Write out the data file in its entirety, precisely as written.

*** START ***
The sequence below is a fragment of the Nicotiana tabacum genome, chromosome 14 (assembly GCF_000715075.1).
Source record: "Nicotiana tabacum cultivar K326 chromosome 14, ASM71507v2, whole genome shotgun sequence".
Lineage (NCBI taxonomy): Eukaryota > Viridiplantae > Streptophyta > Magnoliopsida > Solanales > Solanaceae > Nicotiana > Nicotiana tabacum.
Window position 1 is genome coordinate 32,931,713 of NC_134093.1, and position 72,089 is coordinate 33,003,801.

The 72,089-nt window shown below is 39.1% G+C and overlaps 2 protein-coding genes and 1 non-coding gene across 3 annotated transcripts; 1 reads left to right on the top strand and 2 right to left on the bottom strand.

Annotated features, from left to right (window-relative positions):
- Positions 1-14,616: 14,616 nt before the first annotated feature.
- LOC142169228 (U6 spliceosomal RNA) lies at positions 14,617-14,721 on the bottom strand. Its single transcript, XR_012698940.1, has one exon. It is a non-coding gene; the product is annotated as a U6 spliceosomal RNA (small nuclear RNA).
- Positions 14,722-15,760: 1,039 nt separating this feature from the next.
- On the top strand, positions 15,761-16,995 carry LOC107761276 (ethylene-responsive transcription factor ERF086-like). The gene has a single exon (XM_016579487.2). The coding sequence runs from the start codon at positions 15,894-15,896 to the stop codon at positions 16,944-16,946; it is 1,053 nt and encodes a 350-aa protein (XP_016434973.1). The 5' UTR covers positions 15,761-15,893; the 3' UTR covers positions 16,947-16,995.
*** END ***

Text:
The sequence below is a fragment of the Nicotiana tabacum genome, chromosome 14 (assembly GCF_000715075.1).
Source record: "Nicotiana tabacum cultivar K326 chromosome 14, ASM71507v2, whole genome shotgun sequence".
Lineage (NCBI taxonomy): Eukaryota > Viridiplantae > Streptophyta > Magnoliopsida > Solanales > Solanaceae > Nicotiana > Nicotiana tabacum.
Window position 1 is genome coordinate 32,931,713 of NC_134093.1, and position 72,089 is coordinate 33,003,801.

The 72,089-nt window shown below is 39.1% G+C and overlaps 2 protein-coding genes and 1 non-coding gene across 3 annotated transcripts; 1 reads left to right on the top strand and 2 right to left on the bottom strand.

Annotated features, from left to right (window-relative positions):
- Positions 1-14,616: 14,616 nt before the first annotated feature.
- LOC142169228 (U6 spliceosomal RNA) lies at positions 14,617-14,721 on the bottom strand. Its single transcript, XR_012698940.1, has one exon. It is a non-coding gene; the product is annotated as a U6 spliceosomal RNA (small nuclear RNA).
- Positions 14,722-15,760: 1,039 nt separating this feature from the next.
- On the top strand, positions 15,761-16,995 carry LOC107761276 (ethylene-responsive transcription factor ERF086-like). The gene has a single exon (XM_016579487.2). The coding sequence runs from the start codon at positions 15,894-15,896 to the stop codon at positions 16,944-16,946; it is 1,053 nt and encodes a 350-aa protein (XP_016434973.1). The 5' UTR covers positions 15,761-15,893; the 3' UTR covers positions 16,947-16,995.